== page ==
In an earlier article, we saw that gossip is evidence of a debased mind (Romans 1:29). Something deep inside us loves the sin of gossip, but the Bible condemns it in no uncertain terms. Gossip is bad. It is, as Matthew Mitchell defined it, bearing bad news behind someone’s back out of a bad heart.
Gossip is the way of the world, but Christians are commanded to be transformed so that they are not like the world. In the gospel, God has provided a way of escape when we are tempted to gossip (1 Corinthians 10:13). But a transformed mind requires intentionality. We cannot do nothing and simply expect to outgrow gossip. Like any sin, it must be actively resisted. We must embrace deliberate strategies to overcome this temptation. Mitchell helpfully points out some of these strategies, as we will see below.
Gossip flows from a judgement already made. When we gossip about someone, we have already judged their words, actions, or motives. James makes this connection:
Do not speak evil against one another, brothers. The one who speaks against a brother or judges his brother, speaks evil against the law and judges the law. But if you judge the law, you are not a doer of the law but a judge. There is only one lawgiver and judge, he who is able to save and to destroy. But who are you to judge your neighbour?
Not all judging is wrong. Jesus warned against one type of judging (Matthew 7:1–5) and commended another (Matthew 7:6). The kind of judging that is out of place for Christians is a condemning judging, which arises from a judgemental attitude. Judgementalism—the wrong kind of judging, which leads to gossip—might manifest itself in a number of ways.
First, judgementalism is rushed judgement. “If one gives an answer before he hears, it is his folly and shame” (Proverbs 18:13). We rush to judgement when we listen to secondary sources of information without considering the source. It is foolish to believe something without thoroughly investigating its claims (Proverbs 14:15). But rushed judgement can also be the result of listening to only one side of a primary source. Perhaps the information has come straight from the horse’s mouth, but there is another perspective to consider. “The one who states his case first seems right, until the other comes and examines him” (Proverbs 18:17). It is imperative to hear all sides of the story before rushing to judgement.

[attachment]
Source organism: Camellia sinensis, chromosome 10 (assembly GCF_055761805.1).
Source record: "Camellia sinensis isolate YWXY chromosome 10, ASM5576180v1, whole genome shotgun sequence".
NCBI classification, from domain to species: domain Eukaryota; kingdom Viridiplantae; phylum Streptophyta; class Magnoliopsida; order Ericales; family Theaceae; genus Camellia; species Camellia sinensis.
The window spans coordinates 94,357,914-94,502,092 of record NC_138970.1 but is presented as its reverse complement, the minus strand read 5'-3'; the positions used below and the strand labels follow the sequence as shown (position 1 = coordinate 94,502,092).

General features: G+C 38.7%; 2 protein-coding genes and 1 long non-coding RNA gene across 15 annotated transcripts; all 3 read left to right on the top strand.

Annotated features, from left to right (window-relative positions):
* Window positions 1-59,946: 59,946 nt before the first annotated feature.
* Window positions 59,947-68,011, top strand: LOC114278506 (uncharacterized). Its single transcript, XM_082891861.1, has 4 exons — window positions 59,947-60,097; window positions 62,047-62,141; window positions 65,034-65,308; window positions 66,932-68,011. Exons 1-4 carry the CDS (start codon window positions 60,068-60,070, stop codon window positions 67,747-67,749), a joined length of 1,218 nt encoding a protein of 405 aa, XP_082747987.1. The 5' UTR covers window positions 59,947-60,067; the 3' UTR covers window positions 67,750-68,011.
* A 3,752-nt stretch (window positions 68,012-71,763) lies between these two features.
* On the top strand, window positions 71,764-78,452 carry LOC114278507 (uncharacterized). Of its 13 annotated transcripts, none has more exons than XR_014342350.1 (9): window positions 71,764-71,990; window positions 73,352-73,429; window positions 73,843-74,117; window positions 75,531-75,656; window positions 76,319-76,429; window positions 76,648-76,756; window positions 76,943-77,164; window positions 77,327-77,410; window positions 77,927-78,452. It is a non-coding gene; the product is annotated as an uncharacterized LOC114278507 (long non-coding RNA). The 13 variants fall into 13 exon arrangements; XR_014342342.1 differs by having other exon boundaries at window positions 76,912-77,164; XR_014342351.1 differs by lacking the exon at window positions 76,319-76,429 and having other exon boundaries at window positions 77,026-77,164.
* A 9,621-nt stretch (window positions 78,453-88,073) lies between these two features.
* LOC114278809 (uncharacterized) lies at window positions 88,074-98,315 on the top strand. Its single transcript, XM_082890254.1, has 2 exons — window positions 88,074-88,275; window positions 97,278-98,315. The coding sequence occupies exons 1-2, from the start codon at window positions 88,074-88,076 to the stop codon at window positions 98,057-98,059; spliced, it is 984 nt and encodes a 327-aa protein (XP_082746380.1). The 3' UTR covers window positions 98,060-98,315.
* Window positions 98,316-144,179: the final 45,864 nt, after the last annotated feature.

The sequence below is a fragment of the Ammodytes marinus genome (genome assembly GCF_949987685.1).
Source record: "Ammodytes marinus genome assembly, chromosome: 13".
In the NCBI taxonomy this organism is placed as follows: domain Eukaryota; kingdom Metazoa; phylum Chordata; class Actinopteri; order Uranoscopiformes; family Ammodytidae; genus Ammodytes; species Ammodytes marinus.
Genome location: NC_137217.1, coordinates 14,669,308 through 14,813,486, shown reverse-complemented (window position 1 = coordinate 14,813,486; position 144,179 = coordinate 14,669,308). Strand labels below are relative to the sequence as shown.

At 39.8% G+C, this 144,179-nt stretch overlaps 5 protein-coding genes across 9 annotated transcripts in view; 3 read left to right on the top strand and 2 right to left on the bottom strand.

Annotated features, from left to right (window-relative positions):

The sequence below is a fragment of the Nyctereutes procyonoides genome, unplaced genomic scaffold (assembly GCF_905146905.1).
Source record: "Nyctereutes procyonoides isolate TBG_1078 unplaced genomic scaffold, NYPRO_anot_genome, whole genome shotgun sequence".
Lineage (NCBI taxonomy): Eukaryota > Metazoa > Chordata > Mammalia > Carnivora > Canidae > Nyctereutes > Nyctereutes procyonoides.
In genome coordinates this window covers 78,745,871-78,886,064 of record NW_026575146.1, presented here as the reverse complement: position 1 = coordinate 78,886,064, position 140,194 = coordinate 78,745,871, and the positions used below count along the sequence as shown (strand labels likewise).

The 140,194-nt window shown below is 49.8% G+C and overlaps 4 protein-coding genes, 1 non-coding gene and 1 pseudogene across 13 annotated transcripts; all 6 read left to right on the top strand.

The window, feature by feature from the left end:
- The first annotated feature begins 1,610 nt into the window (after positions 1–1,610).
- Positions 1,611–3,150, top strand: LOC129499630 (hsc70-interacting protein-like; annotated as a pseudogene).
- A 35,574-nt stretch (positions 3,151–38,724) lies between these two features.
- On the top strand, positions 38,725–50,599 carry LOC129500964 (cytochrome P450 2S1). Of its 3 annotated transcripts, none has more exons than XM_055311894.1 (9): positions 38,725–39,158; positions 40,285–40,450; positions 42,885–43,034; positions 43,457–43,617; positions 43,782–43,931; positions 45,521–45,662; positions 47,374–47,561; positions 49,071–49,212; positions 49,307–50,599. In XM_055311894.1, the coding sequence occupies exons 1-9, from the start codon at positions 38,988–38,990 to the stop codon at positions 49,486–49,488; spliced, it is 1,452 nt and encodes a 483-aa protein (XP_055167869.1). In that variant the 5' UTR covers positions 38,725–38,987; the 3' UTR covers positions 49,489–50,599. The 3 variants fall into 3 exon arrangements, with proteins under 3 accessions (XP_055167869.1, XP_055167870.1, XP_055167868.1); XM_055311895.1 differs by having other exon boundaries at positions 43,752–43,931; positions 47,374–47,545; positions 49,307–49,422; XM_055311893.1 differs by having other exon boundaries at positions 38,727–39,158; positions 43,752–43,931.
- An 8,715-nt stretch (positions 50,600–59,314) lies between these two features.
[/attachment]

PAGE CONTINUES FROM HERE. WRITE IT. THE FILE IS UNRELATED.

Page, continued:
Second, judgementalism is prideful judgement. When we speak evil of others, we sit as judges over the law. Rather than submitting to the law, which forbids gossip, we become the law. We assume the place of God. We must always ask whether it is our place to judge in a particular situation. Are we a part of the situation? Is it our responsibility, or are we sticking our nose where it does not belong? And if it is our place to judge, are we judging righteously? Are we submitting to the law of God as we make judgement calls or are we allowing our judgement to be the law?
Third, judgementalism manifests itself as unloving judgement. Loving judgement looks like 1 Corinthians 13:4–8. It assumes the best, is not easily angered, keeps no record of wrongs, and seeks to protect rather than harm. Judgementalism is the opposite.
Gossip flows from a judgemental heart and manifests in judgemental speech. Since gossip can be defined both in terms of speaking (Proverbs 20:19) and listening (Proverbs 17:4), we need to think both about the way we speak and the way we listen as we strive for victory over this sin.
First, we need to be careful in our speech. “Let no corrupting talk come out of your mouths, but only such as is good for building up, as fits the occasion, that it may give grace to those who hear” (Ephesians 4:29). What can we do to stop corrupting talk coming out of our mouths?